2. Links and Anchor Text

Building up SEO authority by linking out from your blog posts to authoritative third-party sites is one of the main benefits of business blogging. That’s why our editors check outbound blog links for domain authority, quality, and relevance. Ultimately, we strive to link to content that is appropriate to the client and that readers will find useful. Editors also pay special attention to the link anchor text used throughout blog posts. We vary anchor text between posts, using business- and location-based keywords whenever possible. For example, in a blog post for an HVAC company about repairing home heating systems in time for winter, we would use anchor text such as “Fall heating tune-up” or “heating system maintenance.” The HVAC business may also focus on keywords for its air conditioning and duct cleaning services, but since those services are not relevant to this particular blog post, we would not use those phrases in the link anchor text.

3. Client Parameters

We use a streamlined content management system to keep client’s keyword strategies and special requests up-to-date and organized.  An editor will check all blog content against a client’s parameters to be sure the writing is furthering that client’s marketing goals.  Maybe a business always wants to use a trackable toll-free number in the call-to-action? Or, perhaps a client has discontinued a product and no longer wants to mention it in their content. Our CMS, combined with our editorial quality assurance, keeps clients happy and greatly reduces the need for revisions.

This is just a quick snap-shot of our writing and editing process.  Get in touch with us today to learn more about how Student Experts delivers high-quality, white-labeled content to internet marketing and SEO firms.

 

Photo credit: Evil Erin

Resources for Staying Healthy with A Desk-Bound Job

desk stretches

This blog is adapted from a presentation given by Christian C., a Student Experts Project Manager, at one of our Friday lunch meetings. Thanks Christian for encouraging us all to stay healthy! 

While sitting in itself may not be especially hazardous to your health, it’s all the things that you aren’t doing while you are sitting that are working against you.  You aren’t burning calories, your metabolism slows down, your leg muscles aren’t being used, and your spine is compressing.

When you couple this with living in a society that already encourages sedentary living spent watching television, playing video games, driving in a car, and  browsing the Internet, we’re all effectively playing a prolonged version of Russian Roulette as we neglect our bodies with countless hours off our feet.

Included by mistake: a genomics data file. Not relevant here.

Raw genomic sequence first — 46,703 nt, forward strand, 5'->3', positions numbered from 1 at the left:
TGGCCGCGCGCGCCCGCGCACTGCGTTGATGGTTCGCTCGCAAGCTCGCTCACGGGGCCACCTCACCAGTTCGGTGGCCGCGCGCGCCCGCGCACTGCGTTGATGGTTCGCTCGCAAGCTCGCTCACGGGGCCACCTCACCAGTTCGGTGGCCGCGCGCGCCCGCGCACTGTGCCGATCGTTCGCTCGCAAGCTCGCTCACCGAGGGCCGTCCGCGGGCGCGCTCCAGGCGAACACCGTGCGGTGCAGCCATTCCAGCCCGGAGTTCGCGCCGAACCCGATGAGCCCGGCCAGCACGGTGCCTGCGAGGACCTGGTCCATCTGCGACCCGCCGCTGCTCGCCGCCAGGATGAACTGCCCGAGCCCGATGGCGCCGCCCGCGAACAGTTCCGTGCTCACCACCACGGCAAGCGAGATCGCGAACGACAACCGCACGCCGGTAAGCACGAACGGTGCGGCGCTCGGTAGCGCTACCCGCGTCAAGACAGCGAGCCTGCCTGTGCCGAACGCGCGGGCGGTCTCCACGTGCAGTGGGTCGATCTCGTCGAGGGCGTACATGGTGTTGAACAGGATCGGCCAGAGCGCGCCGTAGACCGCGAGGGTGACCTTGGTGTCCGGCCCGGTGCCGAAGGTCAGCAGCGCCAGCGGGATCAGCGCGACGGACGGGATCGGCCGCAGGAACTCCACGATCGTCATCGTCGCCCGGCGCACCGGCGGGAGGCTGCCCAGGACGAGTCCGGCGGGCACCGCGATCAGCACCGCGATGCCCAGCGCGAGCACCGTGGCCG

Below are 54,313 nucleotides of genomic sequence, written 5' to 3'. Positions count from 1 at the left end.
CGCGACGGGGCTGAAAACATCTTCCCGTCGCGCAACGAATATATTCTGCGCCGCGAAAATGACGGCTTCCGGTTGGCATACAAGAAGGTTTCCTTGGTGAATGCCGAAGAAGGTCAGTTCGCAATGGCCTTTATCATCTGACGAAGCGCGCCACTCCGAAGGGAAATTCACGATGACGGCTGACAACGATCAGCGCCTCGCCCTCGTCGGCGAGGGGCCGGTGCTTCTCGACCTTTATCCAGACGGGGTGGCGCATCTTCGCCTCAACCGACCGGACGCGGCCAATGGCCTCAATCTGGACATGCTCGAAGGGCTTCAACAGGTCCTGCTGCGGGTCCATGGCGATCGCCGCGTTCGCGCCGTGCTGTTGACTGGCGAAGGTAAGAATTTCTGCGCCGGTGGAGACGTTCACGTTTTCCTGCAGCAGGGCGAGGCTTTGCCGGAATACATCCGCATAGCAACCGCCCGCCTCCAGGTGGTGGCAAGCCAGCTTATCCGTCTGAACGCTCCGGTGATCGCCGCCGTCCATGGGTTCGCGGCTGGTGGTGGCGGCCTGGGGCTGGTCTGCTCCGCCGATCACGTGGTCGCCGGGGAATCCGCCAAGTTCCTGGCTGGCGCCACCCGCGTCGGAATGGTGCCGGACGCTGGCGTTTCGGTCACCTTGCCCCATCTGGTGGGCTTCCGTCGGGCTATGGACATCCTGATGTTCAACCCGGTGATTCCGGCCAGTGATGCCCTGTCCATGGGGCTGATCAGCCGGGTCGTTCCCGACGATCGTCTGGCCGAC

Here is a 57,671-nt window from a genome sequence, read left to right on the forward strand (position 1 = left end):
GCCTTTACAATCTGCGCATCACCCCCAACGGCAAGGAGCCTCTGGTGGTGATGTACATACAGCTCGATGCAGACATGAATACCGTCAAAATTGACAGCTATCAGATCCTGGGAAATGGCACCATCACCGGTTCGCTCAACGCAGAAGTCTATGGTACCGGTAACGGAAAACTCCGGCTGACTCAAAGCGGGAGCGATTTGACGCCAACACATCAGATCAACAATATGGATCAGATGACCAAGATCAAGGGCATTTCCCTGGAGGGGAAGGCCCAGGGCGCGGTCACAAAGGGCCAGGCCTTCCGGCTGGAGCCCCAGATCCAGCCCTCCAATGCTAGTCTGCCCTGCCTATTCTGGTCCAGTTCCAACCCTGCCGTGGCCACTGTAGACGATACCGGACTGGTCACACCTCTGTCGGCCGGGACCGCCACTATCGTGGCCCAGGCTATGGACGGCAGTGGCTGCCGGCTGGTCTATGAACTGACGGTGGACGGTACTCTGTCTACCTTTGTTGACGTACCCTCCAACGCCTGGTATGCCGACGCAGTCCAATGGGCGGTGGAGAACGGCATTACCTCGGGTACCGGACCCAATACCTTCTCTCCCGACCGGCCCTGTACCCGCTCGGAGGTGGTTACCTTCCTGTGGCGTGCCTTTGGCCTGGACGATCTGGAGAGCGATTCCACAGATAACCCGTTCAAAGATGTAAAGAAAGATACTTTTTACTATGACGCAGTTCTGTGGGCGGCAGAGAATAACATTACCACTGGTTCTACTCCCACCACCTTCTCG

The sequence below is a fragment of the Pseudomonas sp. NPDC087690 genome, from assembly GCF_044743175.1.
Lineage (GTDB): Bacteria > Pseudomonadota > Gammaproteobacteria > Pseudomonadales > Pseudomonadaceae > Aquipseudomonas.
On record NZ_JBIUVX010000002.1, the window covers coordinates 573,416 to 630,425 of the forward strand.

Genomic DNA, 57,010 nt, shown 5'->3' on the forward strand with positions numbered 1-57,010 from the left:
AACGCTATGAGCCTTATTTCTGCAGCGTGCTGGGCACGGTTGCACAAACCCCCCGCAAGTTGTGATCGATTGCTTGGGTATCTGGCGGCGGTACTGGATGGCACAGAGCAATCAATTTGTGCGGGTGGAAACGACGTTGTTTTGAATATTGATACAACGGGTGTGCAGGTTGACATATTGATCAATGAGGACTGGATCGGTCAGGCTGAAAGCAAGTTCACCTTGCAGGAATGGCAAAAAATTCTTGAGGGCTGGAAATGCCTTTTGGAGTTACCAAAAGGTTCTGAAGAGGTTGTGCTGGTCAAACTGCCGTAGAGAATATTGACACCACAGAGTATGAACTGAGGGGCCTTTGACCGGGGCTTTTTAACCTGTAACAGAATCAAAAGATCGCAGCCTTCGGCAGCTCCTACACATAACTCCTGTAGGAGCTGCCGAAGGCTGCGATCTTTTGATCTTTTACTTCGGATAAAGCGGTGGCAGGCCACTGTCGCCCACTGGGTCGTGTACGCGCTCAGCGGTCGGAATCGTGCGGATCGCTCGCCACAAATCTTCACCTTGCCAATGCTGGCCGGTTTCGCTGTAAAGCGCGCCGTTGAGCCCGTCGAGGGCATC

Fortunately, there are various actions we can all take to diminish the negative effects of sitting in a chair for eight or more hours a day, such as taking breaks and doing basic stretches, not to mention exercising when you aren’t on the job.  Bring your mind and body into balance while on the job by checking out this resource guide and trying some of the techniques suggested.

Got any healthy tips for workplace ergonomics, stretching, and finding times to exercise? Please share your thoughts in the comments!

Photo Credit: Meagan Fisher

Avoid These 5 Resume and Job Application Mistakes

resume tipsBefore the recruiter opens your resume, she queues up classical music in the background, sits down in a cozy armchair, puts her feet up on an ottoman, and reaches for her cup of soothing herbal tea.

Wouldn’t that be nice? In reality, the recruiter is most likely sitting at a brightly lit desk with hundreds of resumes in her database and not enough time to even read most of her emails.

Due to the competitive and fast-paced nature of recruiting, there are a few missteps that can get even the most impressive candidate’s resume tossed in the trash. To increase the chances that your resume is actually read by recruiters and employers, avoid these five common mistakes :

1.     Typos
If anything is misspelled or grammatically incorrect in your cover letter or resume, it will immediately take away any credibility you have as a job candidate.  Check also for the correct spelling of the company you are applying to, because many businesses today use unconventional spellings, such as LinkedIn.

2.     Unprofessional Email Address